Todd Pletcher, the Hall of Fame trainer who has started 40 horses in the Derby in his career, far more than any other trainer, said he is “torn” by the idea of changing the series. For purely professional reasons, Pletcher said he could support a change because he thinks it would favor his horses, who typically are given at least three weeks between races. But he also said he is concerned that “there’d be some intrigue lost if we do spread it out, and there’s also that it might not be as significant an accomplishment under a different format.”

Pletcher pointed out that changing the spacing between the Derby and the Preakness would have the most dramatic impact on the series. The Derby is already the hardest race on the brunt of the horses pursuing the Triple Crown, due to the 20-horse field, he said, and by putting more distance between the Derby and Preakness, the Preakness could take on the same rough-run character. That would actually detract from a Triple Crown bid because now all those vagaries of fate in the Derby’s large field will come into play in the Preakness, Pletcher said.

“This year, hardly any of the top horses in the Derby ran in the Preakness,” said Pletcher, in reference to the Derby’s second through fifth finishers skipping the second leg, a phenomenon that has occurred in three of the last five runnings of the Preakness. “We could find ourselves in the position where it’s even harder to get a horse going into the Belmont with a Triple Crown chance. Is that in the best interests of the series?”

In an e-mailed response, Churchill Downs spokeswoman Courtney Norris said the track is willing to entertain notions to change the series as long as the changes are “considered carefully and deliberatively” because “all three races just had some of their most successful events in some time.”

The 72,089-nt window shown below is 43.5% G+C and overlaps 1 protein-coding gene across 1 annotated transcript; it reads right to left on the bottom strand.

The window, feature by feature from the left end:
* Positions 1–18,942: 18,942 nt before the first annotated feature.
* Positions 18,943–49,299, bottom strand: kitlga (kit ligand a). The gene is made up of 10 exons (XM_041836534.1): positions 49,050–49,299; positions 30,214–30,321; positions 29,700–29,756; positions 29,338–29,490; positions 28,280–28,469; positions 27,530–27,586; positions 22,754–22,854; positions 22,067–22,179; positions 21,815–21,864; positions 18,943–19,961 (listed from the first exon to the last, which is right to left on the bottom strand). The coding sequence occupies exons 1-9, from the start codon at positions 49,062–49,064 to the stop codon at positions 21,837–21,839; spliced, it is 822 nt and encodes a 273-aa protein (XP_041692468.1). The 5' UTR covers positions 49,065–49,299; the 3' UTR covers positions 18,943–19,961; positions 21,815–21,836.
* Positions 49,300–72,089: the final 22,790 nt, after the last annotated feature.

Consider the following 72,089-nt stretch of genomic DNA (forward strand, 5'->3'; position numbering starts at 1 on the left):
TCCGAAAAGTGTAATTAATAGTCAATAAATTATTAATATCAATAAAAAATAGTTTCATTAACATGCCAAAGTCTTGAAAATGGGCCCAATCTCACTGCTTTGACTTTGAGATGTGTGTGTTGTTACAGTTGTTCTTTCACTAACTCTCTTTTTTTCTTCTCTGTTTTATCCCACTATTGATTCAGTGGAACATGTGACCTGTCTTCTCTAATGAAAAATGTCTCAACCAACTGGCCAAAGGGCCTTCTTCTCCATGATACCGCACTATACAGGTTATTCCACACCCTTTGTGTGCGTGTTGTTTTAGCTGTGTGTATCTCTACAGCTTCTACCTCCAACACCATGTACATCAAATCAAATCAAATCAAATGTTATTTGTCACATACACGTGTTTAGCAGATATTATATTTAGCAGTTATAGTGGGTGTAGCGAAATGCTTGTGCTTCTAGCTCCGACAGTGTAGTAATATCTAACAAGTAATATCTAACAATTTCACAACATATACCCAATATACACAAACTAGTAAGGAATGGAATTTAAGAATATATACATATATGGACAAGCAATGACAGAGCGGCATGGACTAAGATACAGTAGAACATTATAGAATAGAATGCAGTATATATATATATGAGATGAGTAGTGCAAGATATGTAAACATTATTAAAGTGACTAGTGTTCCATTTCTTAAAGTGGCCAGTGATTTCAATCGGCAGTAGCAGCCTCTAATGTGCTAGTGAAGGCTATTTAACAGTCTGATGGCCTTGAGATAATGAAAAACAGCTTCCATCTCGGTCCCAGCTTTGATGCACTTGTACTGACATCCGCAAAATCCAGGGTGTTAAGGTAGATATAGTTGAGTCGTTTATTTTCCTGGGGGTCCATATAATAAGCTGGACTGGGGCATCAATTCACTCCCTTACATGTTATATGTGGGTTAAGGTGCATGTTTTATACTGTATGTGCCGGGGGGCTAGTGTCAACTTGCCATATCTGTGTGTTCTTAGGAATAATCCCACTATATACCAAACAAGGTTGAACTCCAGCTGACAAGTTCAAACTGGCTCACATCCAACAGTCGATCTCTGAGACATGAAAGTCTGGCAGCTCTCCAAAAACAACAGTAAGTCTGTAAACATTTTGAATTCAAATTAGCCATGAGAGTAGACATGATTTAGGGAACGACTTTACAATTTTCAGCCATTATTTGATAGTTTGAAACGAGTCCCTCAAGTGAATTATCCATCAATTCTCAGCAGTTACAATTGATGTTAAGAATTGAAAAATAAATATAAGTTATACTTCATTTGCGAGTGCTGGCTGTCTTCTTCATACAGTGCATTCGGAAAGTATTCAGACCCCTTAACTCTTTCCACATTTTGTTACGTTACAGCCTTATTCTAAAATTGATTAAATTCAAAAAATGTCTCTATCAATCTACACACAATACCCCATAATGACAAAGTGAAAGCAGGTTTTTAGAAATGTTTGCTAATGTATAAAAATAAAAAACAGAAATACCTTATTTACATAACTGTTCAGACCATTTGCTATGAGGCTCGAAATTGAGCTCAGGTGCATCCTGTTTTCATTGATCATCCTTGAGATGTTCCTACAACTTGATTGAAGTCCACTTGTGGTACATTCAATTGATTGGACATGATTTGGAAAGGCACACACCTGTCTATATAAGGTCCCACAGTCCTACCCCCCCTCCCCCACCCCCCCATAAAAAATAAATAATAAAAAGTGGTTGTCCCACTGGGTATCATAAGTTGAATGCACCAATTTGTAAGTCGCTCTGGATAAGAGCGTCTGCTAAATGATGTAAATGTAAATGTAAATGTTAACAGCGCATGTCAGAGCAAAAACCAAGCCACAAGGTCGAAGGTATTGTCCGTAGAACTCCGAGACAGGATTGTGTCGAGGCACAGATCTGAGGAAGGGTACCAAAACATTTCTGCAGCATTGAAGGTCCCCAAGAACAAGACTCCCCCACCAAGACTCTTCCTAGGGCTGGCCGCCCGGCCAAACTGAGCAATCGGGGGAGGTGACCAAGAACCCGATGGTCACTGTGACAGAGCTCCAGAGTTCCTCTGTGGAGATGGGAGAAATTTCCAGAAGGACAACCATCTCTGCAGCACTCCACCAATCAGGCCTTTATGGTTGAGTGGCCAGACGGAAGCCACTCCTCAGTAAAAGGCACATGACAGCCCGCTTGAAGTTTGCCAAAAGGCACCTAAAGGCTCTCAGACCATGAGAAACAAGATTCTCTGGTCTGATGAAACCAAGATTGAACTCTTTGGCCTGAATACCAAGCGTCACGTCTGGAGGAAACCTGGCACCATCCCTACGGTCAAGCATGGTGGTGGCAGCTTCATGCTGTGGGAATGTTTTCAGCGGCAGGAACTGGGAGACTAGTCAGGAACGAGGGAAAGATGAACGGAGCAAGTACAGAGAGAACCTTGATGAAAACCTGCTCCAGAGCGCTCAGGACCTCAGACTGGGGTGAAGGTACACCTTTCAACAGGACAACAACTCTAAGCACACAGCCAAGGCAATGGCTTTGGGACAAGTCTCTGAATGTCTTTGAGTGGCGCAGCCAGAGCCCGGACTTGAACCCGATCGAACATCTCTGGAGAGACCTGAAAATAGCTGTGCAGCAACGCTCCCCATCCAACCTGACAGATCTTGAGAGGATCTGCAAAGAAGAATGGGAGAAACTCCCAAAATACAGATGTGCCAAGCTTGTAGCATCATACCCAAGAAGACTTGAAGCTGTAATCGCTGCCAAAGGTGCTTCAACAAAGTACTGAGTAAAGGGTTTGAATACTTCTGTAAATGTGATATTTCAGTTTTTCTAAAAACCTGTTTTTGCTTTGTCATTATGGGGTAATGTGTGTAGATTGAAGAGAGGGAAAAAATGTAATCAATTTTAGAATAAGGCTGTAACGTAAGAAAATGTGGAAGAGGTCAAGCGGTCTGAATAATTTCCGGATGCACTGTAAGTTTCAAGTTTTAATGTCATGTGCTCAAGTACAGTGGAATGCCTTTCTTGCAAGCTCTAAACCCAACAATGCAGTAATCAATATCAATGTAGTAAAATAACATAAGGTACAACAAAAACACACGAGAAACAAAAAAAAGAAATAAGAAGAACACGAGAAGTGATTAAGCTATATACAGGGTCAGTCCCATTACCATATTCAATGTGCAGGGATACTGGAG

That still leaves Belmont, which may be most at risk from a change. Though they did not respond to requests for comment this week, Belmont officials have privately expressed a deep reluctance to change the scheduling, in large part because the current format, which has produced a Triple Crown bid roughly every three years, works very well for the track. Furthermore, Belmont just revamped its entire stakes schedule to make the Belmont Stakes undercard a blockbuster, and this year, a record $150 million was wagered on the 13-race card, far surpassing the previous record of $111 million.

NBC, which has a contract to televise the Kentucky Derby through 2025 and separate contracts with the other two Triple Crown tracks, declined to answer specific questions about whether the network would support a change in the schedule or whether any change would have an impact on the popularity of the series or the value of the television rights.“We are obviously huge fans of all the Triple Crown events, and whenever they run the races, we will be there to cover them,” a spokesperson said.

If anyone would have a legitimate hands-on opinion about whether the Triple Crown should be changed, it would be Bob Baffert, the Southern California-based trainer. He’s had three horses lose in the final leg since 1997 – Silver Charm, Real Quiet, and War Emblem – but his best Triple Crown horse wasn’t any of those. It was Point Given, who ran a puzzling fifth in the 2001 Kentucky Derby but was wheeled back to completely dominate in the Preakness and Belmont, which the horse won by 12 1/4 lengths.

Asked if any of those horses would have won the Triple Crown if there was additional time between the races, Baffert was emphatic. “No, absolutely not,” he said. He added that if the series was changed, “It would lose all of its appeal” as a measuring stick against the other great horses of the past 50 years.

“This is what bothers me when I hear people say that it’s too hard on horses,” Baffert said. “It can be done. Point Given was only getting stronger when he won the Belmont. Silver Charm had a great run. Real Quiet had a great run ... It takes a special horse. It takes a superior horse. That’s what people want to see. They want to see a superior horse, and that’s what makes the Triple Crown special. We’ll know it when we see it, because that horse will win the Belmont like Point Given did.”

An earlier version of this article incorrectly stated the number of Kentucky Derby starters Todd Pletcher has sent out. He has started 40 horses in the Derby, not 36.